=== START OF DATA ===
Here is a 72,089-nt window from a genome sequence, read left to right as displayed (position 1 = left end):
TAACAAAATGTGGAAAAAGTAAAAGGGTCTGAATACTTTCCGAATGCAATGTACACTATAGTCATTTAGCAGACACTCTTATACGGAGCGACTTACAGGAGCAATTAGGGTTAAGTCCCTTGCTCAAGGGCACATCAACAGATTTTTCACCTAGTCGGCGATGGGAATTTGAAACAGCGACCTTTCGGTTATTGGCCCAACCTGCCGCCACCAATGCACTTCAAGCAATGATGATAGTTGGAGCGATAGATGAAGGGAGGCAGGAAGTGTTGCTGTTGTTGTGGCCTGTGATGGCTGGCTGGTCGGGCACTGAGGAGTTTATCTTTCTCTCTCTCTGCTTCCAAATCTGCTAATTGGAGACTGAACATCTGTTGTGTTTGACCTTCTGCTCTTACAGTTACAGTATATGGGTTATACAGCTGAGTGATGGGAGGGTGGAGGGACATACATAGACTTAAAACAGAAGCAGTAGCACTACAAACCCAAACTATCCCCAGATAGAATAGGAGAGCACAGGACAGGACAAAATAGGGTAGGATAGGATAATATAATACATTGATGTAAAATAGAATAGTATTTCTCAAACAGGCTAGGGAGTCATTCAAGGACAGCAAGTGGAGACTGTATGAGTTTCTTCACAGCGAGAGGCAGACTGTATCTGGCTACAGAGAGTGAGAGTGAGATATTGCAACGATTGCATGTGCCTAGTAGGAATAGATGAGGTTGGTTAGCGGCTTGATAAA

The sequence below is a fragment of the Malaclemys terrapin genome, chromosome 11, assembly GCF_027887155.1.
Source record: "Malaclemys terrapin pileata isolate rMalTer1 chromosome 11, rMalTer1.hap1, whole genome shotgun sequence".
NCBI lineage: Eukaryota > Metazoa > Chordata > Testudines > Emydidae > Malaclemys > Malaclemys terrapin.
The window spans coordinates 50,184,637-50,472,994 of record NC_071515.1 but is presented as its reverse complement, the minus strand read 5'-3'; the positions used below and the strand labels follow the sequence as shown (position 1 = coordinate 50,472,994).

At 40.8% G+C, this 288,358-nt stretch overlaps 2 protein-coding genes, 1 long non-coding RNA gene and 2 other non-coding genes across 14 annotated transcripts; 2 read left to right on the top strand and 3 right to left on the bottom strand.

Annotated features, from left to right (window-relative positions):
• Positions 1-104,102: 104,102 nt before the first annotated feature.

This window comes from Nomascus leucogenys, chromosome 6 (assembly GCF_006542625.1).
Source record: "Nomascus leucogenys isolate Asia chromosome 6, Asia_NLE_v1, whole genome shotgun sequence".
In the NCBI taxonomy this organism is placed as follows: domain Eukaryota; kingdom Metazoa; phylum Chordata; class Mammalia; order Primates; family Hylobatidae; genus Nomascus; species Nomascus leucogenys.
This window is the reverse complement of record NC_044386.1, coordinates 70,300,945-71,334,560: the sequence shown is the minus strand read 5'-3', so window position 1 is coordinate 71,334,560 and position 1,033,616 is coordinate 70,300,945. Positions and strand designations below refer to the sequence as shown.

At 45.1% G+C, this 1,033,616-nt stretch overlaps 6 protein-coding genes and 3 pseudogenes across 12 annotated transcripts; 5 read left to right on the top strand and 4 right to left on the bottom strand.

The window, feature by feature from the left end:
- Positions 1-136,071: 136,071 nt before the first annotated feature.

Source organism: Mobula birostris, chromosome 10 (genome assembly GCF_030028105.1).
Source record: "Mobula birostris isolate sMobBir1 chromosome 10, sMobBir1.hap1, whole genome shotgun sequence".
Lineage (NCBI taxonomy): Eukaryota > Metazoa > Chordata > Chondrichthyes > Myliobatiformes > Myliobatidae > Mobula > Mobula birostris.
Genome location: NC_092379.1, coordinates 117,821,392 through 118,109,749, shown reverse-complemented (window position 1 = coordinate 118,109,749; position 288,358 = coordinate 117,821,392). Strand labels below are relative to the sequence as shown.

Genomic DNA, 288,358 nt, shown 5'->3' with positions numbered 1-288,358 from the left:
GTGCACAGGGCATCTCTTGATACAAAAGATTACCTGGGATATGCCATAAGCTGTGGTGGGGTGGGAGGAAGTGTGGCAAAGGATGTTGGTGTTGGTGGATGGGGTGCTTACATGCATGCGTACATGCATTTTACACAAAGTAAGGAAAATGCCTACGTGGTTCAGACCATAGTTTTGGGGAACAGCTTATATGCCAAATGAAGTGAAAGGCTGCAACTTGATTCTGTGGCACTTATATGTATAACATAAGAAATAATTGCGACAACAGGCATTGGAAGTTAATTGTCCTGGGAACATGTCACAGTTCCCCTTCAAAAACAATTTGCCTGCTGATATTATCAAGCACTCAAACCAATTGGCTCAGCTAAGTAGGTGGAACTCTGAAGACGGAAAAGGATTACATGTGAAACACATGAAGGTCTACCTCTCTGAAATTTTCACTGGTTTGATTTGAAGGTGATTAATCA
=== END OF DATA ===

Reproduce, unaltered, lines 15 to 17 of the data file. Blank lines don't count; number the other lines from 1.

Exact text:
The window, feature by feature from the left end:
- Positions 1-136,071: 136,071 nt before the first annotated feature.

Source organism: Mobula birostris, chromosome 10 (genome assembly GCF_030028105.1).